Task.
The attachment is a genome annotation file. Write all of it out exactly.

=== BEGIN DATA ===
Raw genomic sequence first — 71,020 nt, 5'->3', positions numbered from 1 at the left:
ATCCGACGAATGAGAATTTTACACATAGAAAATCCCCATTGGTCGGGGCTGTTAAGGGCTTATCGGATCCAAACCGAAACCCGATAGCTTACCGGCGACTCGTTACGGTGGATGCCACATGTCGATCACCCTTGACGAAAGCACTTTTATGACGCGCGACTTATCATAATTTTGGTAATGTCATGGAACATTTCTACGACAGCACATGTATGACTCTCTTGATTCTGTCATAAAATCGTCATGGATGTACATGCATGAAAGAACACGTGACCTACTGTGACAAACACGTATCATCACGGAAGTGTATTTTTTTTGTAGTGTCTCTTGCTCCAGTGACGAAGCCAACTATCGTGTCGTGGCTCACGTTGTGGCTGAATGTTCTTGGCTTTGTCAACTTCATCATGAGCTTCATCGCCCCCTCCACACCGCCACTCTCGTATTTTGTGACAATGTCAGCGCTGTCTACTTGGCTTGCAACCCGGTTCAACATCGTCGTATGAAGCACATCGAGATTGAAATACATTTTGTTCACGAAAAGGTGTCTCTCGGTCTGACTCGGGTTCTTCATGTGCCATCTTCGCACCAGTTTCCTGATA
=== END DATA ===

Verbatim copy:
Raw genomic sequence first — 71,020 nt, 5'->3', positions numbered from 1 at the left:
ATCCGACGAATGAGAATTTTACACATAGAAAATCCCCATTGGTCGGGGCTGTTAAGGGCTTATCGGATCCAAACCGAAACCCGATAGCTTACCGGCGACTCGTTACGGTGGATGCCACATGTCGATCACCCTTGACGAAAGCACTTTTATGACGCGCGACTTATCATAATTTTGGTAATGTCATGGAACATTTCTACGACAGCACATGTATGACTCTCTTGATTCTGTCATAAAATCGTCATGGATGTACATGCATGAAAGAACACGTGACCTACTGTGACAAACACGTATCATCACGGAAGTGTATTTTTTTTGTAGTGTCTCTTGCTCCAGTGACGAAGCCAACTATCGTGTCGTGGCTCACGTTGTGGCTGAATGTTCTTGGCTTTGTCAACTTCATCATGAGCTTCATCGCCCCCTCCACACCGCCACTCTCGTATTTTGTGACAATGTCAGCGCTGTCTACTTGGCTTGCAACCCGGTTCAACATCGTCGTATGAAGCACATCGAGATTGAAATACATTTTGTTCACGAAAAGGTGTCTCTCGGTCTGACTCGGGTTCTTCATGTGCCATCTTCGCACCAGTTTCCTGATA